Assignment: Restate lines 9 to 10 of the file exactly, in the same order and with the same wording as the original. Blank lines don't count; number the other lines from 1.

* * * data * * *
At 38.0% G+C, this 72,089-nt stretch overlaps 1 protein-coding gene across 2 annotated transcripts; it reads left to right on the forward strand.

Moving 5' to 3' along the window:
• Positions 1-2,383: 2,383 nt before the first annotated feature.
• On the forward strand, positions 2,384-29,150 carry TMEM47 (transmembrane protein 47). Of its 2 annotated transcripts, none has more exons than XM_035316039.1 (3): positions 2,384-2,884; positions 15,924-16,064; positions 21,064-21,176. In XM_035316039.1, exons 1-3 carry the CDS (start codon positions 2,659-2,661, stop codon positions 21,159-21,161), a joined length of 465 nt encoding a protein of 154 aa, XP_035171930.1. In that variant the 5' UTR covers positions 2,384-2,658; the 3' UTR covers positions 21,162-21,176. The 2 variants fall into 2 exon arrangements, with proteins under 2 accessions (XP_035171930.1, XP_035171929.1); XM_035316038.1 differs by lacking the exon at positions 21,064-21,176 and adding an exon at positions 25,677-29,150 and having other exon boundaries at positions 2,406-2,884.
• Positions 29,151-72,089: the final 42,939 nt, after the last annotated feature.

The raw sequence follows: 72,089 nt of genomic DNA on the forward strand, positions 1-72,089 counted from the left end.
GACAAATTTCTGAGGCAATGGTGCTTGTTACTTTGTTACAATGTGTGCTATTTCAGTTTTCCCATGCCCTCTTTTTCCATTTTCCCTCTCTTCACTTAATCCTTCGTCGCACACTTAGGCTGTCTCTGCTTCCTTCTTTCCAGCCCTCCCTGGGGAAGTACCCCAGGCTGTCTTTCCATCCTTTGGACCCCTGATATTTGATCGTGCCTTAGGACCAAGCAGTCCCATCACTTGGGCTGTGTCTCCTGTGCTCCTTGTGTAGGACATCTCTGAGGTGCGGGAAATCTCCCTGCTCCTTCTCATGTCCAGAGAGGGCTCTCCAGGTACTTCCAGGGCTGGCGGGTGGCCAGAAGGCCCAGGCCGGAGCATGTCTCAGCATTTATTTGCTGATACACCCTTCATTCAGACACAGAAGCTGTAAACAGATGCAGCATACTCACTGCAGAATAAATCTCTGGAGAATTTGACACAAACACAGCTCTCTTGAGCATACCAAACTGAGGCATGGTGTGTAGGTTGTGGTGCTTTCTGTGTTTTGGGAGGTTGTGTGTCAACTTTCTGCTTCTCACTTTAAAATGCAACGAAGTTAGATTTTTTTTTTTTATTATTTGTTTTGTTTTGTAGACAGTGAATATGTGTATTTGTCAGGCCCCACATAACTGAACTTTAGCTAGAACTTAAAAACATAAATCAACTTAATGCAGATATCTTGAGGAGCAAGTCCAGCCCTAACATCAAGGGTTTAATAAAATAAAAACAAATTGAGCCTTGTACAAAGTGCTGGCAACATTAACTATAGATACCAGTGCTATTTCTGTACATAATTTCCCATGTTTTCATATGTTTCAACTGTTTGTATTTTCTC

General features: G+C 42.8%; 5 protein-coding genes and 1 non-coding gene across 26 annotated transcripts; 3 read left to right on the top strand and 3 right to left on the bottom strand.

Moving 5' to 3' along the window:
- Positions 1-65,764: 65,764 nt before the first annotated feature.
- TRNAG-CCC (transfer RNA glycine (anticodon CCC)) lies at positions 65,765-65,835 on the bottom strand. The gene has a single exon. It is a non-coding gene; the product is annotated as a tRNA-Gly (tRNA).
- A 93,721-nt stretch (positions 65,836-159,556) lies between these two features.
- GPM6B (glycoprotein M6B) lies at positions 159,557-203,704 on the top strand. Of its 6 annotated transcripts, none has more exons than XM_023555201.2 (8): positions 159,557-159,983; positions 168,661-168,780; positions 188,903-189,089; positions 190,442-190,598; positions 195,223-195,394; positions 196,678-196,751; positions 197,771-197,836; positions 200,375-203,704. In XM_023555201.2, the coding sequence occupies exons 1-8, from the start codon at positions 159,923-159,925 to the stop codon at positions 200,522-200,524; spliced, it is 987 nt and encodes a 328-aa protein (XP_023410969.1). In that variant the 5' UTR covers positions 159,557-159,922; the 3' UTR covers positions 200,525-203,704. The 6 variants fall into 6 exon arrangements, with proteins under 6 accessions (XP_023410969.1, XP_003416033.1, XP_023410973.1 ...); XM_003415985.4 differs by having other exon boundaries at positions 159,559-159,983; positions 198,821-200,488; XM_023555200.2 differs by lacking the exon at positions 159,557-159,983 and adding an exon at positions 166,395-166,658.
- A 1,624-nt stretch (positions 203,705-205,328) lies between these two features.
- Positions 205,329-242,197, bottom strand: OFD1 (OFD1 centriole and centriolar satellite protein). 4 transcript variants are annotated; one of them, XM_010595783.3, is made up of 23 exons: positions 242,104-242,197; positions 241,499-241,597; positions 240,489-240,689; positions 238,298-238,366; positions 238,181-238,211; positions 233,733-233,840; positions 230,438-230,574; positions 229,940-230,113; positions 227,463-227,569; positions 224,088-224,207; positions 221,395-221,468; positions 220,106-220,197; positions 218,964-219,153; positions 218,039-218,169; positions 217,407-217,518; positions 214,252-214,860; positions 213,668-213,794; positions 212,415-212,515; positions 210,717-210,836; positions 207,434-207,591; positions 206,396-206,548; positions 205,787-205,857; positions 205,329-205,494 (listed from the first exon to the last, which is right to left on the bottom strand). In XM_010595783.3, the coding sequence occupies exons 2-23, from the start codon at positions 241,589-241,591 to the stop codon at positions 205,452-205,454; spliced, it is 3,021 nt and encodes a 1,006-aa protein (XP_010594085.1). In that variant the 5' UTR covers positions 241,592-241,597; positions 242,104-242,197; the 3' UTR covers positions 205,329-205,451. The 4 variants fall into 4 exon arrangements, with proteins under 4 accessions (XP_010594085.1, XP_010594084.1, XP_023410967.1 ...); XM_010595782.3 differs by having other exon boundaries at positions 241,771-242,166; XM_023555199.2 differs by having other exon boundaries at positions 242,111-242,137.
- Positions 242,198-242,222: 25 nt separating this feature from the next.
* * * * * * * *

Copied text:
Moving 5' to 3' along the window:
- Positions 1-65,764: 65,764 nt before the first annotated feature.